Bearing the Brunt: Manufacturing Job Loss in the Great Lakes Region, 1995-2005

July 1, 2006


Analysis of manufacturing employment and production in seven Great Lakes states and their metro-politan areas from 1995 through 2005 finds that:

  • More than one-third of the nation’s loss of manufacturing jobs between 2000 and 2005 occurred in seven Great Lakes states: Illinois, Indiana, Michigan, New York, Ohio, Pennsylvania, and Wisconsin. Between 1995 and 2005, the United States lost more than 3 million manufacturing jobs. Nearly all of this job loss occurred during the last five years, and 37.5 percentof the loss occurred in the seven Great Lakes states. Michigan lost the most manufacturing jobs between 2000 and 2005 (nearly 218,000), followed by Ohio, Illinois, and Pennsylvania.

  • Despite these job losses, manufacturing remains a major driver of the nation’s economy and the economy of the Great Lakes region. Because productivity was higher in manufacturing than in other sectors of the economy, in 2004, manufacturing accounted for a higher share of gross state product than its share of employment, both nationwide and in six of the seven states in the Great Lakes manufacturing belt. In addition, productivity in the manufacturing sector increased by 38 percent between 1997 and 2004, a much higher increase than the 24.4 percent growth in productivity for all non-farm businesses during that same time period.

  • Manufacturing job losses were pervasive in Great Lakes metropolitan areas. All but one of the 25 largest manufacturing-dependent metropolitan areas in the Great Lakes region lost manufacturing jobs during the last decade (1995-2005), often at a faster rate than the United States as a whole. Chicago and Detroit lost the most manufacturing jobs in the last five years (over 100,000 jobs each), while Canton, OH, and Flint, MI, lost the greatest shares of manufacturing employment.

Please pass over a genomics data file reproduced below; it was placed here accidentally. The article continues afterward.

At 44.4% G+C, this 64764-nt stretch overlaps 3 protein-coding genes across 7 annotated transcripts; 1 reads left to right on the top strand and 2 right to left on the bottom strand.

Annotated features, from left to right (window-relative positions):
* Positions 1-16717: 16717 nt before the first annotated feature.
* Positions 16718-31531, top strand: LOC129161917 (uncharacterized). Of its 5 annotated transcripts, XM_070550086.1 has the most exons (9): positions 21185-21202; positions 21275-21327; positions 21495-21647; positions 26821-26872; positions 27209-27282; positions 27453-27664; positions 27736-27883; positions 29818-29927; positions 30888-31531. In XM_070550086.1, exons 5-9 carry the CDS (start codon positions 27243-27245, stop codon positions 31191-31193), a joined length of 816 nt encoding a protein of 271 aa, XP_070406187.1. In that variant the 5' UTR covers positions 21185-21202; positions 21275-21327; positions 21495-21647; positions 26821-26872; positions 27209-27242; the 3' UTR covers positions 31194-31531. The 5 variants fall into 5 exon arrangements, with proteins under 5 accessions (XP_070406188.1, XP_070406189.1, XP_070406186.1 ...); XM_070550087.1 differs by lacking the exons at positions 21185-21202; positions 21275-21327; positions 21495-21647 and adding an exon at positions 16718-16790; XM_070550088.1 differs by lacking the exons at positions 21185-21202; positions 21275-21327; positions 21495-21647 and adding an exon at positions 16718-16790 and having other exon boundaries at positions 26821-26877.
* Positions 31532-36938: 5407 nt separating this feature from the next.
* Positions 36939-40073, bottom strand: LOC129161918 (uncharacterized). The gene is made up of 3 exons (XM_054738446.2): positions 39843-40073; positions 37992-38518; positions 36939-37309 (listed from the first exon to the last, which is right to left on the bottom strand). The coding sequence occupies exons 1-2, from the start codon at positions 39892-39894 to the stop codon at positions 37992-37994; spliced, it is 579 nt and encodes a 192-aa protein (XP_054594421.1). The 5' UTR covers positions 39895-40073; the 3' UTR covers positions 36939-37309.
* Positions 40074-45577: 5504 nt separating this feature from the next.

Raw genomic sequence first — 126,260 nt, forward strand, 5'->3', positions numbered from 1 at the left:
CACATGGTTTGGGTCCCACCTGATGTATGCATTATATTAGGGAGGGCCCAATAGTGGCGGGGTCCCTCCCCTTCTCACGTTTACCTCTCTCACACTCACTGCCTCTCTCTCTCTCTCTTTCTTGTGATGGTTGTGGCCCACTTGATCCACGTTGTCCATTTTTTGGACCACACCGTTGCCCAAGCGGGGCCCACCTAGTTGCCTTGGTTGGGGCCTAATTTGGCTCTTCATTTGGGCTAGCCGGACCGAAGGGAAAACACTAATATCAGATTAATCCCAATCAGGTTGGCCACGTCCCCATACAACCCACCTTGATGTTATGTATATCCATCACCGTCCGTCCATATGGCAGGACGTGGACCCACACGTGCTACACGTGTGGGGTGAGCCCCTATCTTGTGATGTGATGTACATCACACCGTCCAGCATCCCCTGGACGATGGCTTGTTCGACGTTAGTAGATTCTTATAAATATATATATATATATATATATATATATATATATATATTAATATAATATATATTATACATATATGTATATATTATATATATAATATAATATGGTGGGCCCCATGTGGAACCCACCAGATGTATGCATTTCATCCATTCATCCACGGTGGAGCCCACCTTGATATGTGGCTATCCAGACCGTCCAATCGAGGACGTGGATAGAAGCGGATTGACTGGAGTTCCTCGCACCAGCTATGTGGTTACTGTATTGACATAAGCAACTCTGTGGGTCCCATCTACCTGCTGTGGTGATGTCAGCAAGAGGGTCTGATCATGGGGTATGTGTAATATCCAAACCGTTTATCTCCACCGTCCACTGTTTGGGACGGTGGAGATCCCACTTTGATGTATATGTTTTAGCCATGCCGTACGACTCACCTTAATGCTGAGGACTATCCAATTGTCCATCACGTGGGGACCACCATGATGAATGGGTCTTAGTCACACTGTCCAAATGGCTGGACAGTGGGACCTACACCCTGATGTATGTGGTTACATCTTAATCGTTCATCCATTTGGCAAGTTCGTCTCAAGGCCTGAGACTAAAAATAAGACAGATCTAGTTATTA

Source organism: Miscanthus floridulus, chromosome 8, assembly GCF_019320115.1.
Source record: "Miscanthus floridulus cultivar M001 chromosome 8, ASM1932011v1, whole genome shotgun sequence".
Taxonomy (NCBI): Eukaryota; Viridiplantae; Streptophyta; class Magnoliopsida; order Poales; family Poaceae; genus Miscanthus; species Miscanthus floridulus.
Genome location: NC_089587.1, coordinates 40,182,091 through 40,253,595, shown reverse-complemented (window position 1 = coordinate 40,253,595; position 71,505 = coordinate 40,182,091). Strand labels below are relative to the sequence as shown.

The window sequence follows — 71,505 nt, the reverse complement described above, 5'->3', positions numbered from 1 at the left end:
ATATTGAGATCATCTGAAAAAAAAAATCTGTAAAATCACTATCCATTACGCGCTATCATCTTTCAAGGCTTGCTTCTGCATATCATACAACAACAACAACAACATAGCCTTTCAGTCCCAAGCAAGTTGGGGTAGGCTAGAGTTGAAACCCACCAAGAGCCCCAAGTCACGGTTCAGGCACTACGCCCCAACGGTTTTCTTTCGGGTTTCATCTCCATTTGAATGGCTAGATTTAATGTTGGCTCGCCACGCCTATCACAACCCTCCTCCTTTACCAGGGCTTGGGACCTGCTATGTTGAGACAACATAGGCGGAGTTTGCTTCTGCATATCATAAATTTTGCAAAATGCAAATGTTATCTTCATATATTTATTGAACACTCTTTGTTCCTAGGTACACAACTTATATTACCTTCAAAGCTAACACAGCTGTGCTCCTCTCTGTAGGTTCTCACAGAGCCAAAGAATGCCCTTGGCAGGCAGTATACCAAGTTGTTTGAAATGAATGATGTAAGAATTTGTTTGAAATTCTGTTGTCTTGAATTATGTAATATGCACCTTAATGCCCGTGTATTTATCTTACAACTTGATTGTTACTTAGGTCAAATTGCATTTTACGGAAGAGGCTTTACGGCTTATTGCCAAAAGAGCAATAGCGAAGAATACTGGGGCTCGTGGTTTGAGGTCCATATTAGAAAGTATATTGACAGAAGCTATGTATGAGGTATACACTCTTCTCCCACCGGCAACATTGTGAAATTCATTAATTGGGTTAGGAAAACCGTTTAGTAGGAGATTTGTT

• The metropolitan areas in which manufacturing employment peaked between 1995 and 1997 tended to experience more severe manufacturing job losses between 1995 and 2005 than those in which manufacturing peaked later. The 13 metropolitan areas where manufacturing employment peaked between 1995 and 1997 saw an average 26.8 percent decline in manufacturing employment between 1995 and 2005. In the other 11 metropolitan areas where manufacturing employment peaked later, between 1998 and 2000, the average metropolitan area lost 18.9 percentof its manufacturing jobs during the decade.

  • Manufacturing job losses were a major reason for slow overall job growth, and sometimes overall job losses, in Great Lakes metropolitan areas. Furthermore, employment gains in high-wage advanced service industries, which occurred in all but one of the 25 metropolitan areas studied, were not large enough to offset the loss of manufacturing jobs in most areas.

Although not all manufacturing jobs can or should be saved, a combination of trade, health care, and economic and workforce development policies can help to retain and expand employment in high-productivity manufacturing in the United States.